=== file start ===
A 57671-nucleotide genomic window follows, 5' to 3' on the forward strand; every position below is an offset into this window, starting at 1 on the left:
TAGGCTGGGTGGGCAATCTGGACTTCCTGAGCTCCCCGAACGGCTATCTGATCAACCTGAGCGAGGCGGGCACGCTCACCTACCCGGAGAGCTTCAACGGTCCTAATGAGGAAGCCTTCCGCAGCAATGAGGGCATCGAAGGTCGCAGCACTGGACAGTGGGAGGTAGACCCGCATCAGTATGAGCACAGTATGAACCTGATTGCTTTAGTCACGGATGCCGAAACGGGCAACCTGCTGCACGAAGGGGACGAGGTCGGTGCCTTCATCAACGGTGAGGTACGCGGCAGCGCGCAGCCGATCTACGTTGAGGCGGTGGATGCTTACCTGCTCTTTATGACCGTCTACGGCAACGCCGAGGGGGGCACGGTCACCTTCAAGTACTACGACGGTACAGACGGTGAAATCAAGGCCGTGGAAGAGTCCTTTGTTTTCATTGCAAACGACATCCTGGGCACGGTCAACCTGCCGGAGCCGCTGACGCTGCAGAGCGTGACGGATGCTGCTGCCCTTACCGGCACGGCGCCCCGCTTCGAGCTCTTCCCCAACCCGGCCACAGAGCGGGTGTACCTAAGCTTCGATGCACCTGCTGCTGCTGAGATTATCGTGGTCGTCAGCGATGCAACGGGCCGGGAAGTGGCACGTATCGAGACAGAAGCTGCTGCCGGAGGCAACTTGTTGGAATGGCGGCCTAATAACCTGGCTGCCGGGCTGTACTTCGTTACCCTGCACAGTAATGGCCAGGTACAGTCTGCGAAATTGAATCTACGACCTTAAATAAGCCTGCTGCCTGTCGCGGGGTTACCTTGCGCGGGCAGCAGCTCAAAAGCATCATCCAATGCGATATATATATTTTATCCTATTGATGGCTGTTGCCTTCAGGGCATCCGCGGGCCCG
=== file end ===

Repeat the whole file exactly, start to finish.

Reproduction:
A 57671-nucleotide genomic window follows, 5' to 3' on the forward strand; every position below is an offset into this window, starting at 1 on the left:
TAGGCTGGGTGGGCAATCTGGACTTCCTGAGCTCCCCGAACGGCTATCTGATCAACCTGAGCGAGGCGGGCACGCTCACCTACCCGGAGAGCTTCAACGGTCCTAATGAGGAAGCCTTCCGCAGCAATGAGGGCATCGAAGGTCGCAGCACTGGACAGTGGGAGGTAGACCCGCATCAGTATGAGCACAGTATGAACCTGATTGCTTTAGTCACGGATGCCGAAACGGGCAACCTGCTGCACGAAGGGGACGAGGTCGGTGCCTTCATCAACGGTGAGGTACGCGGCAGCGCGCAGCCGATCTACGTTGAGGCGGTGGATGCTTACCTGCTCTTTATGACCGTCTACGGCAACGCCGAGGGGGGCACGGTCACCTTCAAGTACTACGACGGTACAGACGGTGAAATCAAGGCCGTGGAAGAGTCCTTTGTTTTCATTGCAAACGACATCCTGGGCACGGTCAACCTGCCGGAGCCGCTGACGCTGCAGAGCGTGACGGATGCTGCTGCCCTTACCGGCACGGCGCCCCGCTTCGAGCTCTTCCCCAACCCGGCCACAGAGCGGGTGTACCTAAGCTTCGATGCACCTGCTGCTGCTGAGATTATCGTGGTCGTCAGCGATGCAACGGGCCGGGAAGTGGCACGTATCGAGACAGAAGCTGCTGCCGGAGGCAACTTGTTGGAATGGCGGCCTAATAACCTGGCTGCCGGGCTGTACTTCGTTACCCTGCACAGTAATGGCCAGGTACAGTCTGCGAAATTGAATCTACGACCTTAAATAAGCCTGCTGCCTGTCGCGGGGTTACCTTGCGCGGGCAGCAGCTCAAAAGCATCATCCAATGCGATATATATATTTTATCCTATTGATGGCTGTTGCCTTCAGGGCATCCGCGGGCCCG